Meet Our Fellows
The 2023-2024 Global Irish Studies Initiative Fellowship cohort consists of 4 Undergraduates, 3 Master’s candidates, and 1 PhD candidate. Learn about their independent research projects below.
GIS supports undergraduate and graduate Fellows (all Georgetown students) in developing independent research projects (both critical and creative) that explore Irish Studies in a comparative or global context, focusing on Irish history, politics, literature, public health, business, and more. Our aim is to support student academic work on Ireland in whatever form it takes and in whatever discipline or school it takes place.
The competition for 2023-24 Fellows is now closed, but students interested in becoming a Global Irish Studies Fellow for the 2024-25 year should check the application page in Fall of 2024.
Ainsley Atwood is a sophomore in the School of Foreign Service studying Culture and Politics, with minors in English and French. Her research through the Global Irish Studies fellowship will focus on Irish literature written in response to the 2016 Brexit referendum. She is interested in whether or not there has been an Irish equivalent to the British literary response to Brexit in the years since the referendum. Part of her focus is considering the impact of Brexit on Ireland’s relationship with the United Kingdom and the potential this brings for Irish reunification.
Alice Blease is an LL.M. student at Georgetown University Law Center from Belfast, Northern Ireland. She graduated from Trinity College Dublin in May 2023 with first class honors in her LL.B. degree and was awarded the George Moore Scholarship to pursue her graduate study at Georgetown. Alice has a particular interest in transitional justice, human rights and international law. As the GIS Sean MacBride Fellow in International Human Rights, Alice will be researching MacBride’s accomplishments and innovations in international human rights law. A Nobel Peace Prize recipient, MacBride was a pioneering advocate who held leadership positions at many international organizations, including the United Nations, the International Commission of Jurists, and Amnesty International (which he co-founded). Alice’s research aims to cast a light on MacBride’s trailblazing work and his impact on the field.
Brendan is a senior in the School of Foreign Service majoring in Culture and Politics with a focus on the construction of transatlantic identity. He hails from Massachusetts. The Global Irish Studies Fellowship supports his senior thesis research on President Joe Biden’s visit to Ireland in the spring of 2023. The project uses the broader contexts of American and Irish culture in order to analyze the president’s expressions of his own Irish heritage. Overall, he hopes to draw new conclusions on the contemporary politics of Irish American identity on both sides of the Atlantic.
Vicka Heidt is a senior in the College, majoring in Government and Justice and Peace Studies. Her work and research focuses on peacebuilding, ethical global governance, and social justice. With a particular interest in post-conflict reconciliation and women’s rights, she intends to center her Global Irish Studies project on women in post-Agreement Northern Ireland. Fusing her background in international law with prior preliminary scholarship at the University of Oxford, Vicka is eager to examine modes for alternative justice which respond to increasing levels of domestic violence and elevate broader gender equity in Northern Ireland.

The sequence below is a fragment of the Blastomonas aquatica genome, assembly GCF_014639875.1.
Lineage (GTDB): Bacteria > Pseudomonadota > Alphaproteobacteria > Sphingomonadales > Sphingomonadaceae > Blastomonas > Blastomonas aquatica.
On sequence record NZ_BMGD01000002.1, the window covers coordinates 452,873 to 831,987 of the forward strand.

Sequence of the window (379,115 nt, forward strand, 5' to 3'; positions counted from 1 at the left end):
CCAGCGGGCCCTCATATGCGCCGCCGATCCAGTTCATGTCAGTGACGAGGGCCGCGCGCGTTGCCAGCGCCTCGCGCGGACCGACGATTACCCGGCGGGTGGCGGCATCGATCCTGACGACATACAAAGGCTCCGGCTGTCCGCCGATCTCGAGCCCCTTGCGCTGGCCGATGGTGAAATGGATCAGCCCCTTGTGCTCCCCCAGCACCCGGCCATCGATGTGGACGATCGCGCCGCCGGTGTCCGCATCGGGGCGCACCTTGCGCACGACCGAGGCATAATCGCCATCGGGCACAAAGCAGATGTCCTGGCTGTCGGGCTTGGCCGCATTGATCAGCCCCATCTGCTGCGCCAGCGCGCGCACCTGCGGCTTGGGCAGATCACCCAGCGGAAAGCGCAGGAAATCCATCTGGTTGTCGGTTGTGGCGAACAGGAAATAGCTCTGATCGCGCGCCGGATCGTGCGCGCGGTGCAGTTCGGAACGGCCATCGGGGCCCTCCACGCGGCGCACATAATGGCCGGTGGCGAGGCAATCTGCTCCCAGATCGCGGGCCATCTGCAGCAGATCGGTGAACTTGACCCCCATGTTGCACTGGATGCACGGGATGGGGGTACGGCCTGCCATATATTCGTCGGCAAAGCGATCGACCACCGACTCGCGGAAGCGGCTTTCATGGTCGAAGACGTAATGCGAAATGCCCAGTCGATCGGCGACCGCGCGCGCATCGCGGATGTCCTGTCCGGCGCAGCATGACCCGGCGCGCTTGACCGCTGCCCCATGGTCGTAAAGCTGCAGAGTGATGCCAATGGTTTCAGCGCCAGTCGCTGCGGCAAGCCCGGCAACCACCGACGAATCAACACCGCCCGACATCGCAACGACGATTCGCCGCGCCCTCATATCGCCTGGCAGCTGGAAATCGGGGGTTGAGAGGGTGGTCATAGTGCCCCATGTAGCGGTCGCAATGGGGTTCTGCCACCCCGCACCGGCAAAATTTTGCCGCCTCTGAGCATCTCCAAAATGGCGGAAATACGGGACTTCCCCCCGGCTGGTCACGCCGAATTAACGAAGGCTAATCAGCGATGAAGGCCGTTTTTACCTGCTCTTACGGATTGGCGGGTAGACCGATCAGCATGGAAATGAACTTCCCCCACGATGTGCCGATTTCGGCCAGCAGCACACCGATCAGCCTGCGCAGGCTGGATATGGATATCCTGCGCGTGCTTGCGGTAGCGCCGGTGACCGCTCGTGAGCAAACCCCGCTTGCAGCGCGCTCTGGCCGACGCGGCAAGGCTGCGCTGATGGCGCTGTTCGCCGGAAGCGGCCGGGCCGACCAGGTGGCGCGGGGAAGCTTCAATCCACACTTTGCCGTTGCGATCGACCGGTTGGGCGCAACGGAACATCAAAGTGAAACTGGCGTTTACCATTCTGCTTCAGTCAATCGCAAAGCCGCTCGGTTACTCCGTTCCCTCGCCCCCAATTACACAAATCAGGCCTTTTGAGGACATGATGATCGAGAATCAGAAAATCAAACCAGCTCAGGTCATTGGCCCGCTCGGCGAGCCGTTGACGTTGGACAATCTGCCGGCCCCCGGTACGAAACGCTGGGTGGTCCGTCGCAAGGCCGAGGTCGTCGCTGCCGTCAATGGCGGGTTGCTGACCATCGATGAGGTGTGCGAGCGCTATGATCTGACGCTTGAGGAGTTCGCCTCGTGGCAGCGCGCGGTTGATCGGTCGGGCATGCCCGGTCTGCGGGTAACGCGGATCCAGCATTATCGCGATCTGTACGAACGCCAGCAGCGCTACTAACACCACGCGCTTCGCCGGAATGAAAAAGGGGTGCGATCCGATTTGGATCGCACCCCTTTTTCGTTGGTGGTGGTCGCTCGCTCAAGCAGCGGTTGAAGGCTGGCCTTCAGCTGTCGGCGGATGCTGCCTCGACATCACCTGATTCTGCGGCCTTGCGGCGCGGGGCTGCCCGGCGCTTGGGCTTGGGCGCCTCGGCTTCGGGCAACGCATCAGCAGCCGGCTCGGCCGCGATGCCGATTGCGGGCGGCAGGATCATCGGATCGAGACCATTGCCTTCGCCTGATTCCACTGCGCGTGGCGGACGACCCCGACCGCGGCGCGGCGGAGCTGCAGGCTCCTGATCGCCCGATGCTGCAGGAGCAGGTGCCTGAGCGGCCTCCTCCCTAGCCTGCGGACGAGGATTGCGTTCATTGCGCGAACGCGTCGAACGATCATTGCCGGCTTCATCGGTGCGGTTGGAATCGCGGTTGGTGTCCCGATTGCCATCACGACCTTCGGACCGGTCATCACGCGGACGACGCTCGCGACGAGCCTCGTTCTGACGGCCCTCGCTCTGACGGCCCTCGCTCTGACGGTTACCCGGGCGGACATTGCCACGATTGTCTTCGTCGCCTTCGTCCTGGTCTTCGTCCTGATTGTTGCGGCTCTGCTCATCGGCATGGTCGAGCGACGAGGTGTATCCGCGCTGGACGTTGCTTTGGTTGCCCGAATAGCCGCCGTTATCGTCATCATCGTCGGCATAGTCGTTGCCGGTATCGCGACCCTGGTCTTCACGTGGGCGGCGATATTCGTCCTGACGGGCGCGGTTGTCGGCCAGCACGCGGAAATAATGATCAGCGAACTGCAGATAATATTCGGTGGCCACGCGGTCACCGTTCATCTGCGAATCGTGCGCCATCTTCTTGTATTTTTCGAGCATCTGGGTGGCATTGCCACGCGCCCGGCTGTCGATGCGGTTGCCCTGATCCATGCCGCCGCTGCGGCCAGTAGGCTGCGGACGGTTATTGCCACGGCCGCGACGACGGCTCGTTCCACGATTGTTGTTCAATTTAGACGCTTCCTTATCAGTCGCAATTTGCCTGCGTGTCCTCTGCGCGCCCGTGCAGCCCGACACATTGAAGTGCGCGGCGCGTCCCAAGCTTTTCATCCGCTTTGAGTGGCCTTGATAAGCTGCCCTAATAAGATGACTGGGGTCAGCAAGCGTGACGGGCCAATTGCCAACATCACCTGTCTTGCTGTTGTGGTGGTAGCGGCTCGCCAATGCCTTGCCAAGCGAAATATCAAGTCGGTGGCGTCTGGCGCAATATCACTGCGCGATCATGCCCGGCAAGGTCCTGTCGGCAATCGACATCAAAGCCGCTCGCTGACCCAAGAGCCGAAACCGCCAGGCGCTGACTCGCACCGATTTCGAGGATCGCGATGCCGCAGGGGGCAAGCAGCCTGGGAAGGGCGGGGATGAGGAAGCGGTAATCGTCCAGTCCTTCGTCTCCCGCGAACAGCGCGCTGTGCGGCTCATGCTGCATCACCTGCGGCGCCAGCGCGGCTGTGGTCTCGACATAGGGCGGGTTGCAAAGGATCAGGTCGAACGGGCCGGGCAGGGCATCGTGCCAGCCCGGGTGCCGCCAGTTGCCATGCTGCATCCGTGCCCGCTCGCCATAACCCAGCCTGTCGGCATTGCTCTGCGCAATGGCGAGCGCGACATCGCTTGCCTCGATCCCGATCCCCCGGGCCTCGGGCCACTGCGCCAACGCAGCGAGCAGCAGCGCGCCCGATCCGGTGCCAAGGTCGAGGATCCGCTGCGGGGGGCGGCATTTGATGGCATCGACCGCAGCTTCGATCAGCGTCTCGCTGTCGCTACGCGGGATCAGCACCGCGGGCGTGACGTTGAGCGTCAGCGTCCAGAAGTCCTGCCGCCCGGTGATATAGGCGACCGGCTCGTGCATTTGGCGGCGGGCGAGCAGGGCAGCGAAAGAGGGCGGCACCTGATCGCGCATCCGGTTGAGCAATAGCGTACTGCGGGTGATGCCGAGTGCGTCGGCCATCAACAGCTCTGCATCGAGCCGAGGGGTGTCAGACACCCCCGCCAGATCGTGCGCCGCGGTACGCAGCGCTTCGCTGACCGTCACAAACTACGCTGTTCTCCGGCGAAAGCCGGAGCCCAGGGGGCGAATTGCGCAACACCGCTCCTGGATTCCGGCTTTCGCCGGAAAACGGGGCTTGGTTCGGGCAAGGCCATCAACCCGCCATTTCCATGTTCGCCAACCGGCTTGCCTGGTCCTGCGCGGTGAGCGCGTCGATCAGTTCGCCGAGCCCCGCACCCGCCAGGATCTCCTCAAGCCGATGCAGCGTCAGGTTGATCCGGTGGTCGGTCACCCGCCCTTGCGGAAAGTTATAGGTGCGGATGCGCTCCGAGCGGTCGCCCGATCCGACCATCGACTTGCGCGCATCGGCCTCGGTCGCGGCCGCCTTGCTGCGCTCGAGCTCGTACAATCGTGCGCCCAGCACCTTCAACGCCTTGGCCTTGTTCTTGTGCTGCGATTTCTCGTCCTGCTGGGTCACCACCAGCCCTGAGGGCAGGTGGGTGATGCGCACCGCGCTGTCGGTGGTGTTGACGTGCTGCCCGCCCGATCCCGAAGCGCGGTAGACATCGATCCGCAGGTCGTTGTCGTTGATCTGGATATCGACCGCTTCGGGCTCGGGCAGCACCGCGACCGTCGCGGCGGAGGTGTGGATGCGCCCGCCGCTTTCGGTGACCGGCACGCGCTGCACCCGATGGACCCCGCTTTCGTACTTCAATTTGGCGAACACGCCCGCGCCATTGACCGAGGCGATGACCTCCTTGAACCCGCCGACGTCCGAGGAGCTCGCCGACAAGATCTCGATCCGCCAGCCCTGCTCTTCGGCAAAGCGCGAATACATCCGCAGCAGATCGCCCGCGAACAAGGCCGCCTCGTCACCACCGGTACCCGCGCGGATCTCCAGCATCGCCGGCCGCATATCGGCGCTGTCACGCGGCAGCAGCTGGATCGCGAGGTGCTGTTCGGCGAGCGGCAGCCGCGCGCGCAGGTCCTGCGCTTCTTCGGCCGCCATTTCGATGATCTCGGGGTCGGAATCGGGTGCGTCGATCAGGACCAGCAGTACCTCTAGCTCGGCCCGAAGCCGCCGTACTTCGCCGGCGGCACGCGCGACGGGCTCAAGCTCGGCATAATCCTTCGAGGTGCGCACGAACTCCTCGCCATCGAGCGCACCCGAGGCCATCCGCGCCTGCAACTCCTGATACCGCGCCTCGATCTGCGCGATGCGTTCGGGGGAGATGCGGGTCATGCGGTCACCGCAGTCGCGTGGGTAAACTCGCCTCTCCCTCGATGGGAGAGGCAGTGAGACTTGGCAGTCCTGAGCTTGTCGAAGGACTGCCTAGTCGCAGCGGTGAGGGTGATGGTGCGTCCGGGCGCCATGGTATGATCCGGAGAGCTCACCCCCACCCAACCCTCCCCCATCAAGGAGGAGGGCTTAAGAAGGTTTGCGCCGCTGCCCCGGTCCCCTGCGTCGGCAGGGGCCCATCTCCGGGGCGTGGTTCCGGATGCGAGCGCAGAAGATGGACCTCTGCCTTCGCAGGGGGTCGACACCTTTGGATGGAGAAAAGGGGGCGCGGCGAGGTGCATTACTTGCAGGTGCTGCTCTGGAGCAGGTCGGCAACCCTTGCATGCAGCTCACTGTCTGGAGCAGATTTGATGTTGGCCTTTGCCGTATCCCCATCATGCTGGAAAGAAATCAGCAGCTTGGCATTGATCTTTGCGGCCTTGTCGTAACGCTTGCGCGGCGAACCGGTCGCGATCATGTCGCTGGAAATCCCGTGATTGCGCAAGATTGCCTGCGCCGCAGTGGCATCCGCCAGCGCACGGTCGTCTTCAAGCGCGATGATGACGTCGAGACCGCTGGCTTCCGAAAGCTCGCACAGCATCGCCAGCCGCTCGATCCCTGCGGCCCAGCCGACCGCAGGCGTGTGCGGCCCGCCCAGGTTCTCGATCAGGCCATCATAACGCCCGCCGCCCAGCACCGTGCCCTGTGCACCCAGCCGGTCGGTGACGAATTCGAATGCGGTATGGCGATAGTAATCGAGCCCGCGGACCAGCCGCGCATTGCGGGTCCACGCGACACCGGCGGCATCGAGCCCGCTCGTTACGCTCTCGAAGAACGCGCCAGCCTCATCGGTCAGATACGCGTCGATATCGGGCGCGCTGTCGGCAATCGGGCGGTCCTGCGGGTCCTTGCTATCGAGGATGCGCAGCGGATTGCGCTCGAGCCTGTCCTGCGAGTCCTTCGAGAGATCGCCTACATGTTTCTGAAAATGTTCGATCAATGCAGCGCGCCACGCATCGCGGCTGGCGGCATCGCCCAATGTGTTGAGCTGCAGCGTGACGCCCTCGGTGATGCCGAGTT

Patrick is a fifth-year PhD Candidate in the Government Department. His dissertation looks at young people in political parties, considering how their different priorities and approaches can lead to intra-party conflict. Most of his work is focused on American parties, especially the Democratic Party. For his project he is examining the role young people have played in the recent electoral successes of Sinn Féin. The party has been able to use progressive politics to attract young voters, a cohort that is frustrated with the traditional alternatives. He will analyze the factors bringing the group to the party as well as the potential intra-party conflict this may create.
Kavita Premkumar is a second-year MA student with the Department of English at Georgetown University. The 2023-24 Global Irish Studies Research Fellowship supports her thesis research on representations of gender, sexuality and reproduction in modern Indian and Irish literature.
Kartik Ramkumar (he/him) is a Master of Public Policy (MPP) student. He is interested in studying how states implement policies to support economic and industrial development in deindustrialized areas. As a GIS fellow, Kartik plans to research how Ireland’s unique state institutions, such as Enterprise Ireland, support economic growth in Ireland, especially outside the greater Dublin area, and achieve social outcomes, such as women’s participation in business.
Daniel is a senior in the School of Foreign Service, majoring in Science, Technology and International Affairs (STIA) and minoring in Chinese. Originally from New York City, Daniel maintains strong connections to Ireland through his maternal relatives in Ballycastle, Northern Ireland. His research with the Global Irish Fellowship will examine investment in renewable energy on the island of Ireland through the lens of environmental peacebuilding. The aim of his research is to understand how the shared goals of a clean energy transition and increased energy independence support peaceful relations between Ireland and the United Kingdom. He is incredibly fortunate to be supervised in his research by Dr. Marcus D. King, Professor of the Practice in Environment and International Affairs.